Sunday, March 22, 2009

Oh What a Lovely Crisis

by Gary Tedman

Today there is a problem, a spectre isn't haunting Europe, instead a vacuum has enveloped it. This vacuum is the absence of leadership in the face of the worst world capitalist crisis in economics since the last worst world capitalist crisis in economics. Our politicians seem unable to respond to it with anything but well worn phrases and old excuses. Fat cat capitalists (Goodwin, AIG executives) make off with huge bonuses for taking their institutions into the most colossal debts in corporate history, while politicians who can put 'enemy combatants' into an offshore prison and torture them with impunity, claim they are powerless to stop these businessmen 'for legal reasons' stuffing their filched taxpayers wealth offshore (as they are wont to do).

Things don't add up even superficially anymore, and it is becoming obvious to the masses with each passing minute that they don't, but the politicians still repeat the same platitudes as solutions: they will have new regulations (but tomorrow), they will tightly control (but at arms length), they will stimulate fiscally (but only the rich who don't need it), they will get lending going again (even while they blame debt for the problem), they will… etc, etc.

We now live 'in interesting times', and it is indeed a curse if this is anything to go by. And yet it also seems, in these times, to be a strange fact that even the ruling class don't understand why there isn't more protest, why the obvious anger hasn't turned out onto the streets as an, at least cathartic, outburst of anguish, they are a little mystified, pensive, subdued.

But the people want a real solution and they can see there is nobody to turn to, so homogeneous and bland has the political landscape become in modern advanced capitalist societies that authentic opposition is invisible, and especially so to its press, which has got into the habit of turning a blind eye to protest and real political innovation so much that it no longer knows how to 'write it up'.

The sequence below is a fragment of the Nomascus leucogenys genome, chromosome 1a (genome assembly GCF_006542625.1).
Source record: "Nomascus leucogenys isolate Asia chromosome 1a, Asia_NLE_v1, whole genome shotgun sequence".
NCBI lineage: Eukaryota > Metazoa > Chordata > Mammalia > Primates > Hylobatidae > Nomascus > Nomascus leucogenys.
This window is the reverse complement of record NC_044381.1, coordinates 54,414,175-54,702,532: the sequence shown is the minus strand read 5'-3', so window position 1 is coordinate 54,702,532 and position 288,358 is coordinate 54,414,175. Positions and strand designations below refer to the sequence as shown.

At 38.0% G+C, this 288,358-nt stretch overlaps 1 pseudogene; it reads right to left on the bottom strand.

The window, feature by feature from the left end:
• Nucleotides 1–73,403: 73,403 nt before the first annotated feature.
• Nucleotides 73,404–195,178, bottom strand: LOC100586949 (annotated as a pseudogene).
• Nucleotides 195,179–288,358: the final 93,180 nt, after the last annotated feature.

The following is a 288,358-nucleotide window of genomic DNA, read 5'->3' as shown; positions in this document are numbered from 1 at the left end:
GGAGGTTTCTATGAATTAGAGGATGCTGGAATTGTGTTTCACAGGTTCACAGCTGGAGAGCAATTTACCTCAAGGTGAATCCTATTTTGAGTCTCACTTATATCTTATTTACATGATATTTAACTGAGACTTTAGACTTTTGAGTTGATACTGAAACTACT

Latterly they are trying, because they have to, for there have indeed been some real protests that have led to changes of government, Iceland and Latvia for instance, but they cannot help but express their own incredulity that they do in fact need to cover such events. Though even these events have been characterized by a lack of conviction in the solutions they have proposed or that have been offered to them. The people sense they are not real solutions, just stop-gaps and the prolonging of an illusion that governments know what they are doing.

They do not know. These governments and administrations have prided themselves for a long history on not knowing about how the economy actually works and on not 'commanding' it. The 'command economies' are always bad, the 'free' economies are always good, they have always said. Now the 'free' economies have gone bad it is still the fault of the 'command' economies, whose acolytes have conspired to cause the demise of this great free system by interfering in its freedom with stupid and unnecessary rules and regulations, and they look back all misty eyed at a time when the free market was truly free, which never existed because a market is, of course, a system of regulations; yet they persist with the myth for reasons of their own sanity, which is in effect their own necessary insanity: the cause of the global problem must be anything but the untrammelled profit motive, why? because they are this motive personified, or at least its visible expression. Their fundamental idea of a 'free market' is being able to take by violence, the rules are meant for the victims.

What's going to happen? There may be a recovery; there may be a long depression. Pretty graphs are charted showing next year's growth, they seem to be based on wishful thinking, not even the usual wishful thinking of the usual statistics of what people think and wish, but ideas drawn from pure thin air. The graphs go down in a curve below the line, but in the next year they magically appear above the line again. Suddenly the fiscal stimuli must have worked, the newly unemployed are invited to think, and there will be jobs again galore and credit again galore and all of this nightmare will be remembered as just that, simply a nightmare, and thus unreal; the slow to be installed regulations can then be ditched, the arms length policy can gain strength (or weakness!), the fraudsters and credit swindlers can start up again quietly, and the governments can get back to what they do best, providing a more believable illusion of leadership over it all. They wish.